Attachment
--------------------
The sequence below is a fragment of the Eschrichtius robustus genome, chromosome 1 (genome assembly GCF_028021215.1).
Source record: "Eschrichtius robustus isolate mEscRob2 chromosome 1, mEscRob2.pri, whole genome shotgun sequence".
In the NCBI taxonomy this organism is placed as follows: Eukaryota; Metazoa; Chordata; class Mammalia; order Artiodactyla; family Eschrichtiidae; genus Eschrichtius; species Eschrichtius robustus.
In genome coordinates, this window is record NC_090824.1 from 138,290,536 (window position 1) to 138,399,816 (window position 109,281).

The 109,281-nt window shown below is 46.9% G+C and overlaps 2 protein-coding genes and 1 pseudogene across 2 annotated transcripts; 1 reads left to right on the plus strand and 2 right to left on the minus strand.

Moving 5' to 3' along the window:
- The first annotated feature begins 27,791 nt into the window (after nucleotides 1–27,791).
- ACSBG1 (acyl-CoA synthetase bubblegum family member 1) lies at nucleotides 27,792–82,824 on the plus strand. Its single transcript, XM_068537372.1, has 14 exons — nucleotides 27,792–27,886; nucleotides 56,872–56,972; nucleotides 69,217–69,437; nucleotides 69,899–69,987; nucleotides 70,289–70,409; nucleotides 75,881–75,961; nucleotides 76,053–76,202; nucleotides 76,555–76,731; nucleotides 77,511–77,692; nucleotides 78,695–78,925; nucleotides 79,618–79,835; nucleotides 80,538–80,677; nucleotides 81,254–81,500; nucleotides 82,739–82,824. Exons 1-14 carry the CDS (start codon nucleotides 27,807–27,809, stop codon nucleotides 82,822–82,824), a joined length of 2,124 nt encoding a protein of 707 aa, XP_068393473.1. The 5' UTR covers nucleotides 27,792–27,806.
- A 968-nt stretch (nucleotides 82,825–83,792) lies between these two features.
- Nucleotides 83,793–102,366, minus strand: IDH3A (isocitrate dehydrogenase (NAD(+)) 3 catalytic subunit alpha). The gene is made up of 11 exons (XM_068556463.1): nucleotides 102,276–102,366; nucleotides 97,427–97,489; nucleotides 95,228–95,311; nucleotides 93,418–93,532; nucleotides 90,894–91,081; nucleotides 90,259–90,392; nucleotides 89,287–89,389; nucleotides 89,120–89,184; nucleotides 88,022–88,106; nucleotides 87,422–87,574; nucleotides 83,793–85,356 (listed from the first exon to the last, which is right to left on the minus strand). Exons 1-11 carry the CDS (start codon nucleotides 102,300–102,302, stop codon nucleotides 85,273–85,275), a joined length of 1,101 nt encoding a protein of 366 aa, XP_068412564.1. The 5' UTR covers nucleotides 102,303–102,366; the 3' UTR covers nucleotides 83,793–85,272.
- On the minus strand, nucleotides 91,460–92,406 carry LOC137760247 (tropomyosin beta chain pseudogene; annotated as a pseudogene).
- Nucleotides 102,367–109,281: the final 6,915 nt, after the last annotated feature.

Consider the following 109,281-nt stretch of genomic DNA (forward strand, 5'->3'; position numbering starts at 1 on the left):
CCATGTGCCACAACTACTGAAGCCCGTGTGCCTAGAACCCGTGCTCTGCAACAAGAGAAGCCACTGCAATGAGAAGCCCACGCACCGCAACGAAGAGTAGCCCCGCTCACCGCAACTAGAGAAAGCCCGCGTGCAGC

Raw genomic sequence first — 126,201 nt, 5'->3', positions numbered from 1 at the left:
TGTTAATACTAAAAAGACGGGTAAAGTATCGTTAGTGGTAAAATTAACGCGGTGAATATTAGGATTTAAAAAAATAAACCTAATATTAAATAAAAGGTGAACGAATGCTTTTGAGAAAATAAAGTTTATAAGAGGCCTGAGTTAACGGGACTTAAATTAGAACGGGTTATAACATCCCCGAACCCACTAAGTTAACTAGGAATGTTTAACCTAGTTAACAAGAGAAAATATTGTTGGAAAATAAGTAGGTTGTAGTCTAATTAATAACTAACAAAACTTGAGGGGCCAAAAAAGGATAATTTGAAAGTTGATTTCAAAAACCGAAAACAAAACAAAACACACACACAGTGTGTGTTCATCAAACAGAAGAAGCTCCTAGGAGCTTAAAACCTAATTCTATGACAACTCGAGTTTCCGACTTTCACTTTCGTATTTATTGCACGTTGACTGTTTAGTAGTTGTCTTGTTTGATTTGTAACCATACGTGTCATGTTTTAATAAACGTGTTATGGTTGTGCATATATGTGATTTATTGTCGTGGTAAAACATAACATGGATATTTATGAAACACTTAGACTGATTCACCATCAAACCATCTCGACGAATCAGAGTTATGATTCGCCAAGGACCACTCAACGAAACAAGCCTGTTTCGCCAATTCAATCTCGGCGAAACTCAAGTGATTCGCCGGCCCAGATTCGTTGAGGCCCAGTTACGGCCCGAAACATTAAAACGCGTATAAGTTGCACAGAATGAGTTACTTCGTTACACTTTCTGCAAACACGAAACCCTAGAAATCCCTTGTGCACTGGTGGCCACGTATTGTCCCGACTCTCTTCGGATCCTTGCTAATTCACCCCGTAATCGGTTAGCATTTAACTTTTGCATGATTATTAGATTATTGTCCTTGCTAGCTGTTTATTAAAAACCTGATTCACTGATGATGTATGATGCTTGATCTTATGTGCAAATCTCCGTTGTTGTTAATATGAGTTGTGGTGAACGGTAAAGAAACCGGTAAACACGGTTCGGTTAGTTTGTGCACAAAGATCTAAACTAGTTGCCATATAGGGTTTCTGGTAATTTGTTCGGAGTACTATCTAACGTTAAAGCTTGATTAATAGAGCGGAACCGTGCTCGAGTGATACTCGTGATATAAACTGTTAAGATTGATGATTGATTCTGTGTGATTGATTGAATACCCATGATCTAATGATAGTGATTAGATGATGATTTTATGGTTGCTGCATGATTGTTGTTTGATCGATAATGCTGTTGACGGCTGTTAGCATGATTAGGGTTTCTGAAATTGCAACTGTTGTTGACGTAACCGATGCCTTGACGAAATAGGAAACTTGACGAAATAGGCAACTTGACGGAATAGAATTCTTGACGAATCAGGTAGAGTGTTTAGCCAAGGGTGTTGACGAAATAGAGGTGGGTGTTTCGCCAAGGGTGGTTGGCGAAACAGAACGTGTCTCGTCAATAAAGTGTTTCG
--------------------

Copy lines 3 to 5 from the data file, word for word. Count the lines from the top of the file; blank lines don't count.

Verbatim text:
In the NCBI taxonomy this organism is placed as follows: Eukaryota; Metazoa; Chordata; class Mammalia; order Artiodactyla; family Eschrichtiidae; genus Eschrichtius; species Eschrichtius robustus.
In genome coordinates, this window is record NC_090824.1 from 138,290,536 (window position 1) to 138,399,816 (window position 109,281).

The 109,281-nt window shown below is 46.9% G+C and overlaps 2 protein-coding genes and 1 pseudogene across 2 annotated transcripts; 1 reads left to right on the plus strand and 2 right to left on the minus strand.